Don’t worry, Sibyl hasn’t had to give up her job as a guide dog yet!
Though her crazy lively behaviour recently, (which included running into a swamp of horrible dirty water and nearly not being able to get herself back out), makes me wonder how this dog can be so trustworthy sometimes.
Anyway, I’m the one having the career change, not her. I suppose I can’t call it a career change just yet, because I haven’t actually moved to a new job.
A few weeks ago I left my job in the Donegal Centre for Independent Living, where I worked for the last five and a half years. I needed a change, and I want to try and find out what my long-term career plan is. Since I left, I’ve been researching courses and things to study, doing career interest tests, looking for volunteering opportunities and jobs. I have lots of ideas but no clear idea of where I’m going or what I’m doing, but I’m excited about what will happen in the future.
I loved the majority of the work I did in DCIL, especially delivering disability awareness training in schools. There’s a huge need for that type of work, and it has so much potential. I loved seeing the attitudes of students and teachers change as the workshops progressed. I loved the honesty of the students and the questions they asked. Just like the students, I enjoyed having the opportunity to learn new things. I was fortunate to be able to avail of two training courses in particular which were a great addition to my CV. I enjoyed working in the disability sector, which was something I previously would have ran a mile from if I’m honest. I learned a lot from my work colleagues and the people who use the personal assistant service. Many of them inspired me, and some became good friends, who I’ll hopefully always stay in contact with.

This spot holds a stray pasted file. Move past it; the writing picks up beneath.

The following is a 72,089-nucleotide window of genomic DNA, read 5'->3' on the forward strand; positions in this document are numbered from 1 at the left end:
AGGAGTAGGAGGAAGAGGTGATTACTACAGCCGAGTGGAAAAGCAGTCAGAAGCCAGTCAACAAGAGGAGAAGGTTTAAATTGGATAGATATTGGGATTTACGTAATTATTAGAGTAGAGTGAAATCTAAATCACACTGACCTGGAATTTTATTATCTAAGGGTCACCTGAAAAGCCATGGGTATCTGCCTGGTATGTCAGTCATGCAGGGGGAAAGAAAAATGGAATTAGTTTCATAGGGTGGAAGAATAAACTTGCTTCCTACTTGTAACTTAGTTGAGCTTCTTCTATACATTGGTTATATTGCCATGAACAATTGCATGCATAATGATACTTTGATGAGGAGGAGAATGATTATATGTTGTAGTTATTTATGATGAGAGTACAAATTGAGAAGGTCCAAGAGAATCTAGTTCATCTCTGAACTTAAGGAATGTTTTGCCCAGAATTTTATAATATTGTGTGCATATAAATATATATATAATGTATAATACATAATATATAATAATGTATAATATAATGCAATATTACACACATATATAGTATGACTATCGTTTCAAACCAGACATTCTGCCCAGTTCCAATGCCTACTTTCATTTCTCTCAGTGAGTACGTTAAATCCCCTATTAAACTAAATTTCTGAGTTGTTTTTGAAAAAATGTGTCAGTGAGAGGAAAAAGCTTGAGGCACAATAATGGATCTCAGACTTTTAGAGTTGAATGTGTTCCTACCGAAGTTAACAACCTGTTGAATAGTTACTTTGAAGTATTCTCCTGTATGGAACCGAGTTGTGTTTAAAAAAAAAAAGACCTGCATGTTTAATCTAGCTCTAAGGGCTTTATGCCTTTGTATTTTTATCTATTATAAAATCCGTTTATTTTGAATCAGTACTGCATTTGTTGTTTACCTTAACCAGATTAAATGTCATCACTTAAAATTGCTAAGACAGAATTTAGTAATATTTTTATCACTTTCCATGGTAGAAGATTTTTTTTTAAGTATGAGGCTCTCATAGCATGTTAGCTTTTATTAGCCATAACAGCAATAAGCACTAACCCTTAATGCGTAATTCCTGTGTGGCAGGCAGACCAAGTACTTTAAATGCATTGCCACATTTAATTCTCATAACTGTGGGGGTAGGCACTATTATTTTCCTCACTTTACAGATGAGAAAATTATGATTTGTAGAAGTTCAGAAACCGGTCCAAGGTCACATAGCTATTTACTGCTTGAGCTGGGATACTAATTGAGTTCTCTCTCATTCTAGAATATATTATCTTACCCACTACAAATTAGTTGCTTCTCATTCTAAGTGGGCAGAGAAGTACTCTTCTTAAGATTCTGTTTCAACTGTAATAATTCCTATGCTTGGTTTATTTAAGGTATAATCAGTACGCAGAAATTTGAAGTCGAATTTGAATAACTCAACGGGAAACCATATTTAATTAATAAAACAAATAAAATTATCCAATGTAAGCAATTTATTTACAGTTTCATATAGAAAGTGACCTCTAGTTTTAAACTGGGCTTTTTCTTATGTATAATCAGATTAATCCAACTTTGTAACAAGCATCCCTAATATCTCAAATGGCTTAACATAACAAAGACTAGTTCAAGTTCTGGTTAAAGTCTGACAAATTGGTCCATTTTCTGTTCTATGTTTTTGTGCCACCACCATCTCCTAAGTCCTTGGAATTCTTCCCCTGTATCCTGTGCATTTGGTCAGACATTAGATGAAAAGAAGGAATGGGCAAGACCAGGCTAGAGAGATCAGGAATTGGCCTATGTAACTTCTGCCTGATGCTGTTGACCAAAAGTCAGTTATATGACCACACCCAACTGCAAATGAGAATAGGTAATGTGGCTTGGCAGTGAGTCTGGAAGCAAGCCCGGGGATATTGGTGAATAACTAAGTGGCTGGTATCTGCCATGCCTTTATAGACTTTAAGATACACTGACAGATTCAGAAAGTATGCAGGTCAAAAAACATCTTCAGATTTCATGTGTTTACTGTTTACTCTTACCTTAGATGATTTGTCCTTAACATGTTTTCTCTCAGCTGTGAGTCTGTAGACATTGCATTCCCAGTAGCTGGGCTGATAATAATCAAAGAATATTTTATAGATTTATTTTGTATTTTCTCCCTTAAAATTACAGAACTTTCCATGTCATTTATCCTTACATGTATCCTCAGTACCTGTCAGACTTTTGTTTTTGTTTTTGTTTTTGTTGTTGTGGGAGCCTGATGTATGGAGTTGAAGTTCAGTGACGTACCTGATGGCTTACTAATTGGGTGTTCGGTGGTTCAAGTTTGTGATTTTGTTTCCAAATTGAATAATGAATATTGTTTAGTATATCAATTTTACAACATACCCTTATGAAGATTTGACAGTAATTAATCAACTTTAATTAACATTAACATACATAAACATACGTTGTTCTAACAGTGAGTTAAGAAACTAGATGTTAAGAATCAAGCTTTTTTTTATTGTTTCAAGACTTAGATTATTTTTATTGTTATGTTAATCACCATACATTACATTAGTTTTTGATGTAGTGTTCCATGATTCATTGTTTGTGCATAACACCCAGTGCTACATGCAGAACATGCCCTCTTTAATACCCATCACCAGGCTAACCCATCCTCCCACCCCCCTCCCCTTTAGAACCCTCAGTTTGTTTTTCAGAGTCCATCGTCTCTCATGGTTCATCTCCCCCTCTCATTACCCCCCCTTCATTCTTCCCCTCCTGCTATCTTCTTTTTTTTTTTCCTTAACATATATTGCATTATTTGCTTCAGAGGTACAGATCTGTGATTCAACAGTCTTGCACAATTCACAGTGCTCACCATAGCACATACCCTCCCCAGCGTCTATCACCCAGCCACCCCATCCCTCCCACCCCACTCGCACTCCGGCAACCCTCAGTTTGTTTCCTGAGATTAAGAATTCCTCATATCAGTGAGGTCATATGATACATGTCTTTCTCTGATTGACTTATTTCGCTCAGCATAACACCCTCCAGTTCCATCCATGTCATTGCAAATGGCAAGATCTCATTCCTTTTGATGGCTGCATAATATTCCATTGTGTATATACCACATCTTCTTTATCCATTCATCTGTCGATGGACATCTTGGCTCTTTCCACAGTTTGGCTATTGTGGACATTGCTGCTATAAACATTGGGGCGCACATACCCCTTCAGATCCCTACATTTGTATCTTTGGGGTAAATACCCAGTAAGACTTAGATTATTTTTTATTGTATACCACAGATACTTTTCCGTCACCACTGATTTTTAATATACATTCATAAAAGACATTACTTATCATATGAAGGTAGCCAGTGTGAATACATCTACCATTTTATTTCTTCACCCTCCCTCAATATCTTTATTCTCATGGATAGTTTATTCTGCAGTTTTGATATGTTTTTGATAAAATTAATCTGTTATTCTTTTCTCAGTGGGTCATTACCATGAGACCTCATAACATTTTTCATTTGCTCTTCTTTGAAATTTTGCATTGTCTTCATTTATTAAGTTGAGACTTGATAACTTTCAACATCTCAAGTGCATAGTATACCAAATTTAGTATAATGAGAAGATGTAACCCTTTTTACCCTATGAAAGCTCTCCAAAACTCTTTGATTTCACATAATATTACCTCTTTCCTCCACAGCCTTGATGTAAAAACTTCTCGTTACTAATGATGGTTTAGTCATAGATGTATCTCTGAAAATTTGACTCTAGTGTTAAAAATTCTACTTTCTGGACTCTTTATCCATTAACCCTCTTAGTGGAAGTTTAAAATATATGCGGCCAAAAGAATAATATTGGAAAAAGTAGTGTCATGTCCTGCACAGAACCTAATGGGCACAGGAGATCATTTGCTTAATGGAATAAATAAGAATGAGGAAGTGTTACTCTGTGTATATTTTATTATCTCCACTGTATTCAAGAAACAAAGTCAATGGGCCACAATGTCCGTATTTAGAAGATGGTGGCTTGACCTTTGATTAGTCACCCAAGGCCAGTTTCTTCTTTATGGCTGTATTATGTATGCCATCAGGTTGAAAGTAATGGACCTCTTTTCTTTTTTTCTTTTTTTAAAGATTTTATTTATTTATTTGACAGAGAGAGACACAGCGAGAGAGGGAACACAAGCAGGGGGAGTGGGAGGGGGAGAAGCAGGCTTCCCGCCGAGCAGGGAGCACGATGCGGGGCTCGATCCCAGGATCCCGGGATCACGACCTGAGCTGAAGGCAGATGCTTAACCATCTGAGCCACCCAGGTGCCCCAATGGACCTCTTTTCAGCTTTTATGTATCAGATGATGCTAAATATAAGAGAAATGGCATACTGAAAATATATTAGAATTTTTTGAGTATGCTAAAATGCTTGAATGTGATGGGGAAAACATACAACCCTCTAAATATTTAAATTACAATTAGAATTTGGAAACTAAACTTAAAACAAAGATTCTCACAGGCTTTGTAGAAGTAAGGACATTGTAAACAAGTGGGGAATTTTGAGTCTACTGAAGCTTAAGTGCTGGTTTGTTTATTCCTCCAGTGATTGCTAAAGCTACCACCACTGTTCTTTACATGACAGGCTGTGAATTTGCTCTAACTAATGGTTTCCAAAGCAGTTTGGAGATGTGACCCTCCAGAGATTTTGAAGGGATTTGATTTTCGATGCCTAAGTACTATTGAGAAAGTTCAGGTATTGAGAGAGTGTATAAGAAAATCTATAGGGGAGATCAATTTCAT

My colleagues were lovely to work with, and always more than welcoming to O.J and Sibyl. Being blind was never an issue. I mean it should never be anyway, but working as part of an organisation which provides services to people with disabilities made blindness non-existent in our office. I suppose that’s one of the reasons I’ve decided to make an effort to blog more about my search for employment and a career direction. I’ve moved from a situation where being blind was mostly forgotten by my colleagues, to it being one of the first things people notice. This became obvious twice during the last few weeks, when I met with two people working in the area of careers advice. One was talking me through study options in her college, while the other was supposed to help me focus my interests in particular areas. They both didn’t know where to begin, and one in particular spent more time admiring the dog. When we talked about education and I mentioned that I finished my degree from Queens University in 2006, their attitude completely changed. They were surprised that I could achieve such a thing, being blind and all, and suddenly they became more serious about wanting to help. As it turns out, neither of them have been any major help, but it was worth a try. Maybe they learned more from meeting me than I did from meeting them. They were nice girls and they didn’t annoy me, but they just got me thinking of some of the attitudinal obstacles I might face while looking for a job. This doesn’t bother me, but I think it’s just an interesting observation.
So now I’m on the hunt for a job. I need a challenge. I need something new. I have no idea what that will be yet, but hopefully the search won’t be too frustrating, and I’ll eventually find something that’s right.